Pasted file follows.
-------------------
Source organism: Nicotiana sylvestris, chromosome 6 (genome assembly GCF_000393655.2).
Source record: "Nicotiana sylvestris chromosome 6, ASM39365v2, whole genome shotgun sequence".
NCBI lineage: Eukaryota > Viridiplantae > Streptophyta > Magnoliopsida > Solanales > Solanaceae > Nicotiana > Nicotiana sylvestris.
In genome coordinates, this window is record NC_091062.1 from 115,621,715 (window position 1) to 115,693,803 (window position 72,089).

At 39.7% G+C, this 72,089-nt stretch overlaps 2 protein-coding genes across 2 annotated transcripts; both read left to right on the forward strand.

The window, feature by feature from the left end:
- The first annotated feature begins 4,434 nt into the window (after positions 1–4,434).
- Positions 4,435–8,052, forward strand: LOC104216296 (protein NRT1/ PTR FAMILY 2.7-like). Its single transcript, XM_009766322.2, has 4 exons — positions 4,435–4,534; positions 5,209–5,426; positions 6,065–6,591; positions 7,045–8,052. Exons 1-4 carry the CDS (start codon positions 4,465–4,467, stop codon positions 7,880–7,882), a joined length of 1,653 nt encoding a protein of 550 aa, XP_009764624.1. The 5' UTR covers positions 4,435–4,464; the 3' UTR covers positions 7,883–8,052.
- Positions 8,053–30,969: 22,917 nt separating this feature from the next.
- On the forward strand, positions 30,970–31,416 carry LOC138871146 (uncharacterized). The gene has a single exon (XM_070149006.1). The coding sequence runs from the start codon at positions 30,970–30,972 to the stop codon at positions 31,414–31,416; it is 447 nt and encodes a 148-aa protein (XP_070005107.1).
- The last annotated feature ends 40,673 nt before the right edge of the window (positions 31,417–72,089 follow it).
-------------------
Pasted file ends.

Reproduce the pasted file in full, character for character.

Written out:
Source organism: Nicotiana sylvestris, chromosome 6 (genome assembly GCF_000393655.2).
Source record: "Nicotiana sylvestris chromosome 6, ASM39365v2, whole genome shotgun sequence".
NCBI lineage: Eukaryota > Viridiplantae > Streptophyta > Magnoliopsida > Solanales > Solanaceae > Nicotiana > Nicotiana sylvestris.
In genome coordinates, this window is record NC_091062.1 from 115,621,715 (window position 1) to 115,693,803 (window position 72,089).

At 39.7% G+C, this 72,089-nt stretch overlaps 2 protein-coding genes across 2 annotated transcripts; both read left to right on the forward strand.

The window, feature by feature from the left end:
- The first annotated feature begins 4,434 nt into the window (after positions 1–4,434).
- Positions 4,435–8,052, forward strand: LOC104216296 (protein NRT1/ PTR FAMILY 2.7-like). Its single transcript, XM_009766322.2, has 4 exons — positions 4,435–4,534; positions 5,209–5,426; positions 6,065–6,591; positions 7,045–8,052. Exons 1-4 carry the CDS (start codon positions 4,465–4,467, stop codon positions 7,880–7,882), a joined length of 1,653 nt encoding a protein of 550 aa, XP_009764624.1. The 5' UTR covers positions 4,435–4,464; the 3' UTR covers positions 7,883–8,052.
- Positions 8,053–30,969: 22,917 nt separating this feature from the next.
- On the forward strand, positions 30,970–31,416 carry LOC138871146 (uncharacterized). The gene has a single exon (XM_070149006.1). The coding sequence runs from the start codon at positions 30,970–30,972 to the stop codon at positions 31,414–31,416; it is 447 nt and encodes a 148-aa protein (XP_070005107.1).
- The last annotated feature ends 40,673 nt before the right edge of the window (positions 31,417–72,089 follow it).